Keeping individuals with LEP up to date on environmental issues

Community meetings and town hall sessions are an important way to get residents of a given region involved and engaged in local politics and other developments. Of course, that comes with a little bit of a caveat: Speakers have to be able to communicate with one another seamlessly. That means having a language access plan for these meetings is key.

Recently, advocates in the US state of New Jersey raised concerns about the state not providing adequate language access services at community meetings on the environment, leading to low engagement levels among individuals with limited English proficiency (LEP). According to a recent report from the local outlet NJ Advance Media, interpretations and translations into Spanish are not commonplace at some state-sponsored community engagement meetings.

In particular, advocates have directed their concerns at meetings regarding changes to the local environment. For example, in the city of Camden — where 43.9% of the population speaks a language other than English at home — public hearings on an expansion to a local trash incinerator facility that could affect local air quality were held entirely in English, leaving those who don’t speak the language in the dark.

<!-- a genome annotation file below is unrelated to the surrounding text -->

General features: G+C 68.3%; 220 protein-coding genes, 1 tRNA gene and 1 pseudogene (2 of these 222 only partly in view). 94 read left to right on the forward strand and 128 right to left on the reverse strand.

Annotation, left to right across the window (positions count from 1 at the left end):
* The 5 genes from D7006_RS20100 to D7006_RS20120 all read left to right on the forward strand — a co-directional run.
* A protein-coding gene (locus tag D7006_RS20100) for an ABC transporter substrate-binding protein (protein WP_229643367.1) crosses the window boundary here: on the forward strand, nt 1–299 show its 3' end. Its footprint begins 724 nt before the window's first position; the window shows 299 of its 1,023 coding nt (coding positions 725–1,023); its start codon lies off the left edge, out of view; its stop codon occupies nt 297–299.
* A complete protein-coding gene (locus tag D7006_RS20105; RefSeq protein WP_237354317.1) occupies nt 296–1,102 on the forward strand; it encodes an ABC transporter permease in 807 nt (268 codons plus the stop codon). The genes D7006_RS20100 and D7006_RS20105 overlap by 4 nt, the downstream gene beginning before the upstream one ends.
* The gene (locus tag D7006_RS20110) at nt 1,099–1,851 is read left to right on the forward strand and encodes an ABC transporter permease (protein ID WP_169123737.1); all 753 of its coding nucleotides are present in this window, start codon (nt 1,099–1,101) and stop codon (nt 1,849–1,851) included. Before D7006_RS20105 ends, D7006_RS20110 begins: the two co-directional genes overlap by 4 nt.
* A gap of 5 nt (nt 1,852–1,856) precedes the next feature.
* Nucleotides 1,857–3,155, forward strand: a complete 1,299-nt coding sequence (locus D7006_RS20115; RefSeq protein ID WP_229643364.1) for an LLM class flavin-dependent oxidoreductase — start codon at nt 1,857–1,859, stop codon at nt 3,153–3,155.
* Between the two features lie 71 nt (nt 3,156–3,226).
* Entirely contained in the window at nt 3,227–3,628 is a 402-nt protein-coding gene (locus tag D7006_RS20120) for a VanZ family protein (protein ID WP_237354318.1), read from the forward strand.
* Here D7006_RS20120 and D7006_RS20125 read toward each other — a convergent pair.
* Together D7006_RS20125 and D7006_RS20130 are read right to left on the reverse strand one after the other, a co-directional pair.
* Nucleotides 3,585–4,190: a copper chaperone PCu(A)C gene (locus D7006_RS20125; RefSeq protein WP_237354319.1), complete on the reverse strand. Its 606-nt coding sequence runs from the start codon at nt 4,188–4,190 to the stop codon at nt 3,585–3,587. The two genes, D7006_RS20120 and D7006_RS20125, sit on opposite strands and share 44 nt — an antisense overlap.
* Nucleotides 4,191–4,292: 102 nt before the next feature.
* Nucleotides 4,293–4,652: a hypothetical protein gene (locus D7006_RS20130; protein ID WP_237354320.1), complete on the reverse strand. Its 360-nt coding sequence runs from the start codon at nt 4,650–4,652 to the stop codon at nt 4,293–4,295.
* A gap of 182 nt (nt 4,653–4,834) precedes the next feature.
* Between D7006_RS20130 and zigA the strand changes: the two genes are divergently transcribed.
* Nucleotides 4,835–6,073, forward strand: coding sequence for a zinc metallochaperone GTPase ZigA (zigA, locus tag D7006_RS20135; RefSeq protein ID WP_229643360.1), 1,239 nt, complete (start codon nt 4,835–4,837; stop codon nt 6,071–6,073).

“It is a big concern that a lot of these environmental issues are happening in the city with little to no outreach to our Hispanic neighbors who make up a near majority of the city, particularly from government and private industry representatives that are holding meetings targeting the community,” one resident and activist told NJ Advance Media

This isn’t just a problem in New Jersey. Just last year, MultiLingual reported on efforts in Texas to ensure that individuals with LEP in the state have access to information on developments that might adversely affect their environment, such as oil refineries and waste sites not unlike the one in Camden.

The state government is currently considering a bill to require state agencies to provide translation services into the 15 most widely spoken non-English languages in the state, similar to a recent policy adopted by the neighboring state of New York. And some recent meetings held by the Department of Environmental Protection have offered live Spanish interpretation, indicating that the situation is improving as the issue comes to the forefront.


Andrew Warner
Andrew Warner is a writer from Sacramento. He received his B.A. in linguistics and English from UCLA and is currently working toward an M.A. in applied linguistics at Columbia University. His writing has been published in Language Magazine, Sactown Magazine, and The Takeout.

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